How to weave a wattle fence

Make a fence using a locally sourced renewable product, using what’s around you rather than having it made for you.

Words: Fiona Cameron

Weaving wattle is an ancient craft where you can make fences out of coppiced branches and stakes to form a woven lattice. It would be hard to have a more eco-friendly fence: no chemicals used to preserve the timber, no manufactured steel, just a locally sourced renewable product, using what’s around you rather than having it made for you.

When tied together, wattle hurdles make a solid fence or enclosure – the tighter the weave and thicker the branches, the stronger the fence. Hurdles can either be fixed in position or moveable.

In the garden, a wattle hurdle is ideal for climbing plants to grow up and to support vegetables like beans, tomatoes and cucumbers as they grow.

If you want to have a go at making a wattle hurdle, work out what you would like it for, the dimensions, then what materials you could use before you start. Traditionally trees like hazel, willow and alder were preferred as they have flexible branches and are plentiful and coppice well.

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I didn’t have any of these but looking around our property there was no shortage of broom and bamboo. I could tidy these up and use them constructively which was very appealing.

I wanted my hurdle to be fixed in position so the stakes would need to be reasonably ground-durable. Bamboo works well as it can last a few years in the ground. Broom was fine for the weaving as it would not be touching the ground and also last a few years. Other examples of durable timber you can use are manuka, kanuka, totara and macrocarpa and some gums.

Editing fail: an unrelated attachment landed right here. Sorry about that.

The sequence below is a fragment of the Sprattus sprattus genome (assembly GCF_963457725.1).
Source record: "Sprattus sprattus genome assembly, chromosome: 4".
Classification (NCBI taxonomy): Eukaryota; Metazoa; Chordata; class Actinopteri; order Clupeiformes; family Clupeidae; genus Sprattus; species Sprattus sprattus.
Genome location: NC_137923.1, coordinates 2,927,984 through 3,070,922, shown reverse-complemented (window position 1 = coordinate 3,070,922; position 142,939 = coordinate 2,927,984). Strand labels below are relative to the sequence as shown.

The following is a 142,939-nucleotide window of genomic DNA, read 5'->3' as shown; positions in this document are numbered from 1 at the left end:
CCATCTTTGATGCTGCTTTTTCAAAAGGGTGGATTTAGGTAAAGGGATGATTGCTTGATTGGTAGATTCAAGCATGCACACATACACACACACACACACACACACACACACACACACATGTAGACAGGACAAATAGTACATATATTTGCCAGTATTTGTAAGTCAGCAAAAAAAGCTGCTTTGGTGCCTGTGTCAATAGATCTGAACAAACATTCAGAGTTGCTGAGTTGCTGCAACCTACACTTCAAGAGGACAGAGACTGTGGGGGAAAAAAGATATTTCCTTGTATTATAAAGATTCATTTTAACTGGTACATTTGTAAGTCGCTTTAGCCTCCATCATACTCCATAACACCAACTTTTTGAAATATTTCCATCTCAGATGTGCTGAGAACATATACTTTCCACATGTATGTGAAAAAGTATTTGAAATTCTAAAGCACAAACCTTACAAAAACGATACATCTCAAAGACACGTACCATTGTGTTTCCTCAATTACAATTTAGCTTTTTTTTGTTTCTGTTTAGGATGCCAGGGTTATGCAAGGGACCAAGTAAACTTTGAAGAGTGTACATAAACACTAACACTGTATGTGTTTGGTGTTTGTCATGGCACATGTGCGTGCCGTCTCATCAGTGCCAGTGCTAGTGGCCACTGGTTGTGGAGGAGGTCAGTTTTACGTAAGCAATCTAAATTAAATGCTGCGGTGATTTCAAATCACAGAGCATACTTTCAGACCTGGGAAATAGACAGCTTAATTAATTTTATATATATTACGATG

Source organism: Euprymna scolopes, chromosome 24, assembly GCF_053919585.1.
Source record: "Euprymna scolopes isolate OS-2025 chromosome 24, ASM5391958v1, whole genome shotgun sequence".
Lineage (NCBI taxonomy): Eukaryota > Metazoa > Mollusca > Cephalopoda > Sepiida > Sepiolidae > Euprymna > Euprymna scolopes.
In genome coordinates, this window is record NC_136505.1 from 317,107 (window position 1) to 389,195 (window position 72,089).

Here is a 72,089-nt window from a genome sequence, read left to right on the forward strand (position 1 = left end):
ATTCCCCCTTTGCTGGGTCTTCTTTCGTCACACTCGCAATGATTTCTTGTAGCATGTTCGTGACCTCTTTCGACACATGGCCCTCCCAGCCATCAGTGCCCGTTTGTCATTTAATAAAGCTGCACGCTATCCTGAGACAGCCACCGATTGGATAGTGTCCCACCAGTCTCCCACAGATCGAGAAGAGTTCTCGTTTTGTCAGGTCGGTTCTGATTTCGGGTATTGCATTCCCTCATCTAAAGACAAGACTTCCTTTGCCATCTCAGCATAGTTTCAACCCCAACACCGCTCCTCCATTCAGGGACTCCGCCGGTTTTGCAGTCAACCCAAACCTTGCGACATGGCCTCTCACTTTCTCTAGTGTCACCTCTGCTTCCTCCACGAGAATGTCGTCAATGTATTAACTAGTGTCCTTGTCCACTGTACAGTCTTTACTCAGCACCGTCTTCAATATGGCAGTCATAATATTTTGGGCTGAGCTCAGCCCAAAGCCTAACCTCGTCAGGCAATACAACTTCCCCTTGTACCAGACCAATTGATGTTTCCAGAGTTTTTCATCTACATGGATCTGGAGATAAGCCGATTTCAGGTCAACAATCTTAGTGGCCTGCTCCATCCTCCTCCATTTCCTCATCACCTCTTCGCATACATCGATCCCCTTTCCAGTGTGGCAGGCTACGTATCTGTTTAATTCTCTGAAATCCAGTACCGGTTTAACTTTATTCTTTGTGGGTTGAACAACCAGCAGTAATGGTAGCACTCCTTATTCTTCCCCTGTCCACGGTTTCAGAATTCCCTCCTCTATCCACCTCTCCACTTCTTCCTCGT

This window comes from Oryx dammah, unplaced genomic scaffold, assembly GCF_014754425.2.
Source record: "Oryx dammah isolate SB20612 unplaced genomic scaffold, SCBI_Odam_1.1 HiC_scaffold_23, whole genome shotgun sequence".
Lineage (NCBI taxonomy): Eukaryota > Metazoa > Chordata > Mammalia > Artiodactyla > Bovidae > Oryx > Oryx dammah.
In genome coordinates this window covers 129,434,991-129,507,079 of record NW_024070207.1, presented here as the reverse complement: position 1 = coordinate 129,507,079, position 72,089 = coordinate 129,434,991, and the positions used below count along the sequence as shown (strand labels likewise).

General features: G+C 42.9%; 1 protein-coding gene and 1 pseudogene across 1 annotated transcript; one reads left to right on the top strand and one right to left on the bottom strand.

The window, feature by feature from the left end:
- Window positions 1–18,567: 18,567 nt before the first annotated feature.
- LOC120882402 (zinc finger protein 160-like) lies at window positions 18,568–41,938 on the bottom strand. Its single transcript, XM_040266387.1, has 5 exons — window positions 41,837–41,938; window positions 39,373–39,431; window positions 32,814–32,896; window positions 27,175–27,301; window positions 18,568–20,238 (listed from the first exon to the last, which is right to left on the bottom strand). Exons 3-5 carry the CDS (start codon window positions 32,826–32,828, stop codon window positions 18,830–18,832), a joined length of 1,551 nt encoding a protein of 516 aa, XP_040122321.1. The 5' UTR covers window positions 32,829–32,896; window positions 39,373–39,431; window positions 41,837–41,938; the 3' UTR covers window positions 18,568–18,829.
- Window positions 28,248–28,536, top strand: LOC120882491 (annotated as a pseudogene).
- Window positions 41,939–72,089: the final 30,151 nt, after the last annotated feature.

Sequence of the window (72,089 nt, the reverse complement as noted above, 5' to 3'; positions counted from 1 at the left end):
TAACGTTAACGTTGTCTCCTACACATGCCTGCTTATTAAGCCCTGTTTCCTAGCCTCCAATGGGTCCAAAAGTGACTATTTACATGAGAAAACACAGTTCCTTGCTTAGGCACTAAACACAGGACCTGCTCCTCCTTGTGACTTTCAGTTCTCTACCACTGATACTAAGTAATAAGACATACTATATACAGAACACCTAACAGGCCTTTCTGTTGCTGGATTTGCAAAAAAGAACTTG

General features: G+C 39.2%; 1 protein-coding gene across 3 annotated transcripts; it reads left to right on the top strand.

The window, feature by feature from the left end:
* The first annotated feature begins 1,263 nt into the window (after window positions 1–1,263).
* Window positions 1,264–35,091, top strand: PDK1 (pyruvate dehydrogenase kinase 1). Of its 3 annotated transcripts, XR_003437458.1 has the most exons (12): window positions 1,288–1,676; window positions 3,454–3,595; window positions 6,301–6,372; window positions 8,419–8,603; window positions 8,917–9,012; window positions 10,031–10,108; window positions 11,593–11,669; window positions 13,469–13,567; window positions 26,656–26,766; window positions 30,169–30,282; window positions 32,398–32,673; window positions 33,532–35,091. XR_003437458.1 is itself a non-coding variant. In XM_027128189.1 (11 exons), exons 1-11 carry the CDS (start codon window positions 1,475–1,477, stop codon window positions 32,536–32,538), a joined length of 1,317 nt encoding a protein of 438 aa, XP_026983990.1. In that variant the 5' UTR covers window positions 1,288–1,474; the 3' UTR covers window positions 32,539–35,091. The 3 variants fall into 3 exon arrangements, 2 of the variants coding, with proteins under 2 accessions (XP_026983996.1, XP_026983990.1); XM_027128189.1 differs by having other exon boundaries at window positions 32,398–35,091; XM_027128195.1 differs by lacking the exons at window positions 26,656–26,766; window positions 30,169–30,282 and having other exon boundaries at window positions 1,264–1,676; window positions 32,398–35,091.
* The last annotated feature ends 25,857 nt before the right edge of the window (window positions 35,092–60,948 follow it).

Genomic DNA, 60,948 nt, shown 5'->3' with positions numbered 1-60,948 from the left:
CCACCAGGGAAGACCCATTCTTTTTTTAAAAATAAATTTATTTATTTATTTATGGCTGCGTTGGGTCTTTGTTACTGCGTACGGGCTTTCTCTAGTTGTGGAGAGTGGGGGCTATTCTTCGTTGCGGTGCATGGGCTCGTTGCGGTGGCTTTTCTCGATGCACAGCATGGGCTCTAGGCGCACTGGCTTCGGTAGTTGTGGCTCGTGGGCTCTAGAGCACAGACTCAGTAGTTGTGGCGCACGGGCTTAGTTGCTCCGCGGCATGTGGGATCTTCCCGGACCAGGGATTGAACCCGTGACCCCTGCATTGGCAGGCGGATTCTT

The weaving material can be less durable and any flexy branches you have in abundance will do. Bamboo can also be split down the middle and used for weaving.

1. To make the hurdle, cut the stakes and bang them into the ground –four is a good number.

2.  Start weaving the branches through the stakes, starting at the top where it’s slacker and pushing them down into position. Alternate the weave on each row of branches so they hold tightly.


• A tighter weave is neater but requires straighter branches. It is also stronger and useful ifyou get keen and want to make an enclosure for chickens or a garden fence.

• A smaller wattle fence is ideal for garden edging. If you don’t push the branches close together the weave will not be so tight but you use less materials and this is fine for climbing plants.

• If a wattle hurdle is to be moveable, don’t make it so heavy it can’t be lifted, and don’t drive the stakes in too far. Once woven, pull the hurdle out from the ground and cut the ends of the stakes. If you make a number of hurdles they can then be tied together to make a strong, natural fence that can still be taken apart and moved.

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NZ Lifestyle Block This article first appeared in NZ Lifestyle Block Magazine.
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